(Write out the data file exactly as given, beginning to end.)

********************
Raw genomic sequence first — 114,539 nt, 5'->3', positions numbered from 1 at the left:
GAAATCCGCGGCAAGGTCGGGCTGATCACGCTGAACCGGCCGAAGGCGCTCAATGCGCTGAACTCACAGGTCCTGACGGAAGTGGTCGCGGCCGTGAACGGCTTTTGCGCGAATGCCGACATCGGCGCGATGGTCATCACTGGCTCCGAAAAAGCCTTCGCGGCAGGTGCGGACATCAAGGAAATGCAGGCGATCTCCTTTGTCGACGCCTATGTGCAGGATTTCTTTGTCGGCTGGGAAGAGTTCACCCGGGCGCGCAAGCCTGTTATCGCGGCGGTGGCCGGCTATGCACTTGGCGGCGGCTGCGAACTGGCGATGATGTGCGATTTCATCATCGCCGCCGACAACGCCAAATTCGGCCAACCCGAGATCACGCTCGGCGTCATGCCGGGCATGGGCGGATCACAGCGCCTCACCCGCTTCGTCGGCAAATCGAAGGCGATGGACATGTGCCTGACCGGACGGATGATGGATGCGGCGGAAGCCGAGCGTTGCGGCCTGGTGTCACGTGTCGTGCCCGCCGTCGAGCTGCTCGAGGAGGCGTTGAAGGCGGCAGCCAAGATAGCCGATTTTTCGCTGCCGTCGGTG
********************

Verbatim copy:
Raw genomic sequence first — 114,539 nt, 5'->3', positions numbered from 1 at the left:
GAAATCCGCGGCAAGGTCGGGCTGATCACGCTGAACCGGCCGAAGGCGCTCAATGCGCTGAACTCACAGGTCCTGACGGAAGTGGTCGCGGCCGTGAACGGCTTTTGCGCGAATGCCGACATCGGCGCGATGGTCATCACTGGCTCCGAAAAAGCCTTCGCGGCAGGTGCGGACATCAAGGAAATGCAGGCGATCTCCTTTGTCGACGCCTATGTGCAGGATTTCTTTGTCGGCTGGGAAGAGTTCACCCGGGCGCGCAAGCCTGTTATCGCGGCGGTGGCCGGCTATGCACTTGGCGGCGGCTGCGAACTGGCGATGATGTGCGATTTCATCATCGCCGCCGACAACGCCAAATTCGGCCAACCCGAGATCACGCTCGGCGTCATGCCGGGCATGGGCGGATCACAGCGCCTCACCCGCTTCGTCGGCAAATCGAAGGCGATGGACATGTGCCTGACCGGACGGATGATGGATGCGGCGGAAGCCGAGCGTTGCGGCCTGGTGTCACGTGTCGTGCCCGCCGTCGAGCTGCTCGAGGAGGCGTTGAAGGCGGCAGCCAAGATAGCCGATTTTTCGCTGCCGTCGGTG